• Revise your content plan. Find a story — or other kind of communication mechanism — that is better suited to your intent so that you can craft a tighter message. Map out exactly what you’re trying to accomplish and how so that you can zero in on the best path to take in your messaging. Leverage tried-and-true content frameworks. Use proven templates.
  • Try to limit most of your emails to 400-500 words. Minimize the scrolling. “Above the Fold” is a good email mantra….
  • Give a short, relevant update then quickly segue into your topic. Your update + transition should only be 2-3 sentences altogether. You can thank Liz Wilcox* for this one!
  • Chunk up your message so it’s not a daunting or fatiguing wall of words. For example, I often think of email messages like blog posts. There are headers, text formatting, images, bulleted lists, etc. (Pro tip: Try using your titles and headers to retell your whole message in and of themselves. I’ve done that in this blog post so you can see what I mean.) These facilitate scannability, readability, and boost consumption and comprehension.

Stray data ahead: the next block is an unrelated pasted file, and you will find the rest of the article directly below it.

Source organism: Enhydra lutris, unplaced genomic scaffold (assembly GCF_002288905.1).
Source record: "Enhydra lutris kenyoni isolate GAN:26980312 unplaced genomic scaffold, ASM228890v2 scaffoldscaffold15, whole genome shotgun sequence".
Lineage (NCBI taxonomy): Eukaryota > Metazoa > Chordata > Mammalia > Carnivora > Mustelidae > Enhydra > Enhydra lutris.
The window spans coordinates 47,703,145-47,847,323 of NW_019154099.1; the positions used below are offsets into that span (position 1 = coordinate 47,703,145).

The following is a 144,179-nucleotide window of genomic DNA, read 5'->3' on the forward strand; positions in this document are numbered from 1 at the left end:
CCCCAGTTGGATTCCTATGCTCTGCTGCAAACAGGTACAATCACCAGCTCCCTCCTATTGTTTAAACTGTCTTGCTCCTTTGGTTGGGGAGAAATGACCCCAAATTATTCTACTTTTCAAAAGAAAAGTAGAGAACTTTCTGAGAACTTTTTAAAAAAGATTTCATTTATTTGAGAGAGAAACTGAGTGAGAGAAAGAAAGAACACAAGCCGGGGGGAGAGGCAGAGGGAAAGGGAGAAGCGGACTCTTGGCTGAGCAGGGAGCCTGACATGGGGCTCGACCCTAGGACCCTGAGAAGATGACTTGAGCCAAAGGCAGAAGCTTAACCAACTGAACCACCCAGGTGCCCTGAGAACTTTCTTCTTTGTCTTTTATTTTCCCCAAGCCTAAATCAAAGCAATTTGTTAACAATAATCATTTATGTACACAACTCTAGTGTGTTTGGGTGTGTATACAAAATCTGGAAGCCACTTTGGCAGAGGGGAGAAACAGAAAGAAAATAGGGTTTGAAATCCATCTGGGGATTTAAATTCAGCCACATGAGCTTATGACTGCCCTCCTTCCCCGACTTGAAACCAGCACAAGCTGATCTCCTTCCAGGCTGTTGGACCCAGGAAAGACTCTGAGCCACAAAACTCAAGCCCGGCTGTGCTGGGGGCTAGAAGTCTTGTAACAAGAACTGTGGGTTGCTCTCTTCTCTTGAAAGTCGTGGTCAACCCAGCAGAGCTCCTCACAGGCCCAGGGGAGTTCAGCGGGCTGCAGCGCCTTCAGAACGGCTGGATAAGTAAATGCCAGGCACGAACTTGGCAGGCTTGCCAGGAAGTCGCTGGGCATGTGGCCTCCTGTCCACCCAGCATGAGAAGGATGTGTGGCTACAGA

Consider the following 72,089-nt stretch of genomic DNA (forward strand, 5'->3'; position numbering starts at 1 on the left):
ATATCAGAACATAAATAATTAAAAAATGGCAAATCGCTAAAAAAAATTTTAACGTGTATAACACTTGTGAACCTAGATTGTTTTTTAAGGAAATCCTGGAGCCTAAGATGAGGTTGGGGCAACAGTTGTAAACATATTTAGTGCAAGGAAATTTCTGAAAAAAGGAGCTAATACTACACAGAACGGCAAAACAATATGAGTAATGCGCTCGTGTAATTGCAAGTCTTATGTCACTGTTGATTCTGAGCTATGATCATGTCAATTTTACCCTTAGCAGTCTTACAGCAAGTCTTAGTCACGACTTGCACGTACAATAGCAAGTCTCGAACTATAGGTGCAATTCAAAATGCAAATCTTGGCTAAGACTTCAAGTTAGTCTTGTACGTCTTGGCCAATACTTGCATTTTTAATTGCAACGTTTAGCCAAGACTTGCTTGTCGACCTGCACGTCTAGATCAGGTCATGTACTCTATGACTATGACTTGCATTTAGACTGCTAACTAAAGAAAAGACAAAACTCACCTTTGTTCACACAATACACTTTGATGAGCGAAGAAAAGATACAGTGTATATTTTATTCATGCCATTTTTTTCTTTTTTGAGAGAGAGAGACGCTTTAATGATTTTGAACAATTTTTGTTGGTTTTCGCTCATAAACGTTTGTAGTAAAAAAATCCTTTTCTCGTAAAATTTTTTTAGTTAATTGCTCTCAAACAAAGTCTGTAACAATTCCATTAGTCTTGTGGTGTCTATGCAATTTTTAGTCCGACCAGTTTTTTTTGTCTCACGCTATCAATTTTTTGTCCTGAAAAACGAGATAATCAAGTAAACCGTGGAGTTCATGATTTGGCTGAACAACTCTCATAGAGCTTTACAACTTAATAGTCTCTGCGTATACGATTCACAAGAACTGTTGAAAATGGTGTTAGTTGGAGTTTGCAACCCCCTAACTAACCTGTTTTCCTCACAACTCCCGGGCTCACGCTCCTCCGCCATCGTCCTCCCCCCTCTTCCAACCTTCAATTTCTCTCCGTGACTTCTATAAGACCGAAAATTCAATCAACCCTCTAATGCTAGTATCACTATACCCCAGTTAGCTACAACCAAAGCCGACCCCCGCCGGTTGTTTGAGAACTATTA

• Break one long message into multiple briefer, more focused ones. Sometimes more is more, especially when it’s less. This can make it easier for your audience to connect with and internalize the meaning of your message, which can improve downstream events (like conversion).

Help Is Here

Sometimes you need a little assistance wrangling things into order. Don’t sweat it!

I’m sure the list will grow, but right now, I’ve rounded up a few things you can use to get your communications and content ships into shape.

Check ’em out!

You & Stories Can Live Happily Ever After, Together — If…

Be thoughtful and exercise care and caution with storytelling as a sales and marketing tool. Used wisely and done well, stories can be powerful and productive. The key is implementing them in effective and efficient ways that reap benefits for both you and your audience.

* This page has affiliate links. If you click on affiliate links, I may be compensated at no additional cost to you. Learn more.